GM-CSF neutralisation reduces production of IL1β and KC in knee joints

In order to better understand the protective effect of GM-CSF and its relationship to IL1β we investigated concentrations of various cytokines and chemokines in patella washouts. Only the arthritic (right) knees were analysed as levels in the non-affected control knees (left) have been repeatedly found to be below the limit of detection in previous experiments.61

GM-CSF neutralisation with mAb 22E9 resulted in a significant reduction of local IL1β in comparison to the levels detected in joints from mice receiving the isotype control antibody treatment (p = 0.042; 22E9-treated vs control) (fig 4). TNFα blockade with etanercept had no effect on the levels of IL1β in joints (fig 4) whereas, and as expected, in mice having received IL1β-neutralising mAb, levels of IL1β were close to base line. Levels of the chemokine KC (mouse GRO-α) were significantly reduced in the arthritic knee joints by all three treatments (p = 0.005 for 22E9 vs control; p<0.001 for etanercept vs control; p = 0.007 for anti-IL1β vs control). Local levels of IL6 and RANTES were not influenced by any of the treatments investigated (data not shown). Levels of IL2, TNFα and GM-CSF were below the detection limits of the assays (eg, <10 pg/ml).

Figure 4

Levels of local interleukin (IL)1β (A) and keratinocyte chemoattractant (KC) (GROα equivalent) (B) measured by Luminex beads in supernatants from 1 h-cultures of patellae established on day 21 post first induction of SCW arthritis. Treatments were performed as described in the legend to fig 1. Groups were compared to rat IgG2a isotype control treatment by the Mann–Whitney U test, data are expressed as mean (standard error of the mean (SEM)) of five mice per group.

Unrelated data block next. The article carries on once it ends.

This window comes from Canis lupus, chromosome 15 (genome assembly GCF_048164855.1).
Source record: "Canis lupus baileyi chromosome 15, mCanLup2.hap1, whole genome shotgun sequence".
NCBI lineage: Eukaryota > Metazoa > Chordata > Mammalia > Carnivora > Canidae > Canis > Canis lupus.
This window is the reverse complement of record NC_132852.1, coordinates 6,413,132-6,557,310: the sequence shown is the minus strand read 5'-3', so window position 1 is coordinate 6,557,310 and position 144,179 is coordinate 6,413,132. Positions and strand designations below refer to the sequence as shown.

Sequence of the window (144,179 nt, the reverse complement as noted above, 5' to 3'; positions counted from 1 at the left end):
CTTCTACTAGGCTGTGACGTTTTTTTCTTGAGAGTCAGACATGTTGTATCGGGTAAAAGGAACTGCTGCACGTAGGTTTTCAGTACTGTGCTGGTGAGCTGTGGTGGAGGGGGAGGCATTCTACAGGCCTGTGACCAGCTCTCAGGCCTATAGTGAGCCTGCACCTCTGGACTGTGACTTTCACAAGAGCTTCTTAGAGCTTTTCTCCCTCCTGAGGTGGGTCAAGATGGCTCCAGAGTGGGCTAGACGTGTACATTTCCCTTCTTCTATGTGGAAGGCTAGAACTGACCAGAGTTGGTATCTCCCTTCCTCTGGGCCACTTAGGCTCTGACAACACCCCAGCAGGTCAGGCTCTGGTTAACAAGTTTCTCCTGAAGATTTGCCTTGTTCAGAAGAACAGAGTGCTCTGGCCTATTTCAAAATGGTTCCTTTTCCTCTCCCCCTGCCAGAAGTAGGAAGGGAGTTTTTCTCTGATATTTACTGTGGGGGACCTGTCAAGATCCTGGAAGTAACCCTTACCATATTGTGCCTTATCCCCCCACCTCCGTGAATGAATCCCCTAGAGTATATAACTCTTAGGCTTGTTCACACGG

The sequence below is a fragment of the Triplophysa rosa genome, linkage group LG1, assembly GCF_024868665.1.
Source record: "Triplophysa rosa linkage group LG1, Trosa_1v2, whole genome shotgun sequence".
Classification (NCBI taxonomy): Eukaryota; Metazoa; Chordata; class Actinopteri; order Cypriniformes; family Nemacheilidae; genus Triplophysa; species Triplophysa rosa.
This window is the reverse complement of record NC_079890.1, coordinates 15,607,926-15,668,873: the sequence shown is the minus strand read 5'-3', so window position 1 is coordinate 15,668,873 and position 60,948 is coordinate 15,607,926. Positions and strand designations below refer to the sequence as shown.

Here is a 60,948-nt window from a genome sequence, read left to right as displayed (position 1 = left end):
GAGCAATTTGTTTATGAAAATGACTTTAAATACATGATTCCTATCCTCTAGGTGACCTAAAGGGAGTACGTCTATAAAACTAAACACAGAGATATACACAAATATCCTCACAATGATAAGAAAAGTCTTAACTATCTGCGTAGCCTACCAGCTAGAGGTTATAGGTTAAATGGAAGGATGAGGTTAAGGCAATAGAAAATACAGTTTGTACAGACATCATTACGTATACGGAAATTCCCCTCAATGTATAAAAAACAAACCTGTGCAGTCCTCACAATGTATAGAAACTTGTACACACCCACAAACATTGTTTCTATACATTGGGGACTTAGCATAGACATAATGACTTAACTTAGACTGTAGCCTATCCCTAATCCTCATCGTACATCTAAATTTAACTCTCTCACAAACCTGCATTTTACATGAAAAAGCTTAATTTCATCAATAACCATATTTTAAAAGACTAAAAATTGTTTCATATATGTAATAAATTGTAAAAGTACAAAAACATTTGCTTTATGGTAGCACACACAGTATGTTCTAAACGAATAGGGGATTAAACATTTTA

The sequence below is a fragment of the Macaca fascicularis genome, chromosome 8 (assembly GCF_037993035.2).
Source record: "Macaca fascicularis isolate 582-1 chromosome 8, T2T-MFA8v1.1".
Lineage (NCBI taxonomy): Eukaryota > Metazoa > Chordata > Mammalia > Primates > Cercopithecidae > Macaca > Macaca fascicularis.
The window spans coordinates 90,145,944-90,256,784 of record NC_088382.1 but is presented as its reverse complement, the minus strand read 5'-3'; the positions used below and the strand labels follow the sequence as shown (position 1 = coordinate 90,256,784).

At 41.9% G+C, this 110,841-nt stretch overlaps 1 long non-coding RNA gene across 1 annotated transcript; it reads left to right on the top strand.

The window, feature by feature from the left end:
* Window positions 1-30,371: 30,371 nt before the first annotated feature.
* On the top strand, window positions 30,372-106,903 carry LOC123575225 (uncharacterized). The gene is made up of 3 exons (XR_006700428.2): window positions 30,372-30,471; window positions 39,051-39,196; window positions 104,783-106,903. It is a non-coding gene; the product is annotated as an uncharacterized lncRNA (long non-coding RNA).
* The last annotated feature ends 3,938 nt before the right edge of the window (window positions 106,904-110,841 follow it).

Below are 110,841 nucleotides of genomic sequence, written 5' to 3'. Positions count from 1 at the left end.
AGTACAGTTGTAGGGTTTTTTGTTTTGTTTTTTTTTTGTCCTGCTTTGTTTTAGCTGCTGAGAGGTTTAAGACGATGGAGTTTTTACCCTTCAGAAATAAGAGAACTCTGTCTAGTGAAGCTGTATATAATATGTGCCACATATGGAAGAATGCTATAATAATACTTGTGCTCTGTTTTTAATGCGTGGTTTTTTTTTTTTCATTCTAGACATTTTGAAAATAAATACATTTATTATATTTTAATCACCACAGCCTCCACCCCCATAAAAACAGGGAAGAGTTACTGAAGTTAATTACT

GM-CSF neutralisation in the absence of IL17 signalling potentiates the protective effects on cartilage destruction

GM-CSF neutralisation decreased joint swelling and protected cartilage from damage with an efficacy similar to that observed with IL1β neutralisation. Subsequently, similar studies with anti-GM-CSF mAb in chronic SCW arthritis were performed in mice deficient for IL17R. As previously reported,46 IL17R-deficiency results in suppressed joint swelling and cartilage destruction during chronic SCW arthritis (fig 5A). Combined targeting of GM-CSF and IL17 signalling in this arthritis model resulted in a strong, enhanced suppression of joint swelling (fig 5A). Although anti-GM-CSF treatment as well as IL17R-deficiency resulted in reduced cell influx, combined targeting did not result in significantly less joint inflammation (fig 5B). Interestingly, however, proteoglycan depletion and cartilage damage (chrondocyte death and erosion) were markedly reduced in anti-GM-CSF treated IL17R deficient mice. (fig 5B–H). These results indicate that the protective effect on cartilage of anti-GM-CSF can be further enhanced by the additional targeting of the T cell cytokine IL17.

Figure 5